UN invites Western Sahara parties for new talks in December

The United Nations has invited Morocco, Algeria, Mauritania and the Polisario Front, a Western Sahara independence movement, for talks in Geneva on the conflict in the desert region next December. (AFP/Getty)
Updated 01 October 2018
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UN invites Western Sahara parties for new talks in December

GENEVA: The United Nations has invited Morocco, Algeria, Mauritania and the Polisario Front, a Western Sahara independence movement, for talks in Geneva on the conflict in the desert region next December, a UN spokeswoman said on Monday.
UN efforts have repeatedly failed to broker a settlement over the territory, contested between Morocco and the Algerian-backed Polisario since Spanish colonial power left in 1974.
UN Special Envoy for Western Sahara, Horst Kohler, has invited the foreign ministers of Morocco, Algeria and Mauritania as well as the secretary general of the Polisario Front for a meeting in Geneva, the spokeswoman said.
Morocco has insisted that Algeria should be brought to the negotiation table accusing it of backing Polisario militarily and financially. Algeria denies the accusations.
“The purpose of the meeting is to take stock of developments since the last round of negotiations, address regional issues, and discuss the next steps in the political process on Western Sahara,” the UN spokeswoman said.
The talks come after Kohler’s second visit to the region in June and after his briefing to the Security Council on 8 August, during which he announced his intention of organizing a meeting before the end of the year.
In 1991 the UN brokered a cease-fire between Morocco and the Polisario and supported a referendum on the region’s future, including the possibility of independence. The vote never happened.
Morocco has offered autonomy to Western Sahara, a thinly populated region that has rich fishing waters and phosphate deposits, and may also have oil and gas reserves.
Polisario and its ally Algeria reject this and say they want a referendum, with independence for Western Sahara as one of the options.


Withdrawal from nuclear arms deal ‘dangerous step’ for US: Moscow

Updated 21 October 2018
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Withdrawal from nuclear arms deal ‘dangerous step’ for US: Moscow

  • US National Security Adviser John Bolton is set to arrive in Moscow on Sunday
  • Trump announced US plans to leave the three-decade-old Intermediate-Range Nuclear Forces Treaty, known as the INF, signed in 1987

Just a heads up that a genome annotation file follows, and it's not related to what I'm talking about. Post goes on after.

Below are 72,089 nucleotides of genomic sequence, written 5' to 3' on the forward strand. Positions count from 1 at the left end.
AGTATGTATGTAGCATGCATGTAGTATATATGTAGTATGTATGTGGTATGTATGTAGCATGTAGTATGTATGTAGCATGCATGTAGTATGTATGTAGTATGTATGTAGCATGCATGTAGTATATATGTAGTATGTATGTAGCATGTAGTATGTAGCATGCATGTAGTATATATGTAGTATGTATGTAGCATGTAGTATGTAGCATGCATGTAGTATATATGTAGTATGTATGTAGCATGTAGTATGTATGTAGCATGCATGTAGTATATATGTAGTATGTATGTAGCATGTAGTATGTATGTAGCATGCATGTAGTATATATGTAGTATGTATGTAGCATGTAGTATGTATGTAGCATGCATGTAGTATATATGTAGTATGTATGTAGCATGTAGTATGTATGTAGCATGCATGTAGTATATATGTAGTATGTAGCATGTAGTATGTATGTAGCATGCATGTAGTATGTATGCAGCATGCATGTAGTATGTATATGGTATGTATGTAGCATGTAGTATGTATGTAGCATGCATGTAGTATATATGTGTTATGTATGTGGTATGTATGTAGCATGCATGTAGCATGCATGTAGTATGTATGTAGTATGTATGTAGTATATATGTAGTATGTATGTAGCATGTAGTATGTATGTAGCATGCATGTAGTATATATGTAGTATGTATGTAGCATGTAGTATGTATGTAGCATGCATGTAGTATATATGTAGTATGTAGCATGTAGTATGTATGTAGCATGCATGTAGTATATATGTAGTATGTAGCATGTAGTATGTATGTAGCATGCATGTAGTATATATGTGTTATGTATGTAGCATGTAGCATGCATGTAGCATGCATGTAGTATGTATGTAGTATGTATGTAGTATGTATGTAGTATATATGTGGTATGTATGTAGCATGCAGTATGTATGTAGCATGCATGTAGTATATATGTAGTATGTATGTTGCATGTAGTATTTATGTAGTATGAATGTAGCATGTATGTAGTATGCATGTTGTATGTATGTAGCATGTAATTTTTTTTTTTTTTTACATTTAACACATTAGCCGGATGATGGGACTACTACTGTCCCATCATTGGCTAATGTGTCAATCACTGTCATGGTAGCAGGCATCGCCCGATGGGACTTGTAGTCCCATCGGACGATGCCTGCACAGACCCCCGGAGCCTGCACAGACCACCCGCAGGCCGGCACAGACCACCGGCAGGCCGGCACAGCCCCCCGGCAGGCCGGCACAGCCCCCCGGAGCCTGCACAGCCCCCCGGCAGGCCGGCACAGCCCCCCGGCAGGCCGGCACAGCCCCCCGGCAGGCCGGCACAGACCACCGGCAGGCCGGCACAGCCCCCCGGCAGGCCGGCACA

MOSCOW: Withdrawing from a Cold War-era nuclear weapons treaty with Russia as President Donald Trump has announced he plans to do is a dangerous step, Russia’s deputy foreign minister warned on Sunday.
“This would be a very dangerous step that, I’m sure, not only will not be comprehended by the international community but will provoke serious condemnation,” deputy foreign minister Sergei Ryabkov told TASS state news agency.
The treaty is “significant for international security and security in the sphere of nuclear arms, for the maintenance of strategic stability,” he stressed.
Russia condemned what he called attempts by the US to gain concessions “through a method of blackmail,” he added.
If the US continues to act “clumsily and crudely” and unilaterally back out of international agreements “then we will have no choice but to undertake retaliatory measures including involving military technology,” Ryabkov told RIA Novosti news agency.
“But we would not want to get to this stage,” he added.
On Saturday, Trump announced US plans to leave the three-decade-old Intermediate-Range Nuclear Forces Treaty, known as the INF, signed in 1987 by the then US president Ronald Reagan.
“We’re the ones who have stayed in the agreement and we’ve honored the agreement, but Russia has not unfortunately honored the agreement, so we’re going to terminate the agreement and we’re going to pull out,” said Trump.
But Ryabkov on Sunday denied Trump’s accusations, throwing the accusation back at Washington.
“We don’t just not violate (the treaty), we observe it in the strictest way,” he insisted.
“And we have shown patience while pointing out over the course of many years the flagrant violations of this treaty by the US itself.”
US National Security Adviser John Bolton is set to arrive in Moscow on Sunday.
“We hope that we will hear from him during meetings, tomorrow and the day after, more substantively and clearly what the American side intends to undertake,” said Ryabkov.
Earlier a foreign ministry source told Russian news agencies that the US move was connected to its “dream of a unipolar world,” an argument that Ryabkov also advanced.
“Apparently the existence of the Intermediate-Range Nuclear Forces Treaty creates problems for establishing a line of total US domination and supremacy in the military sphere,” he said.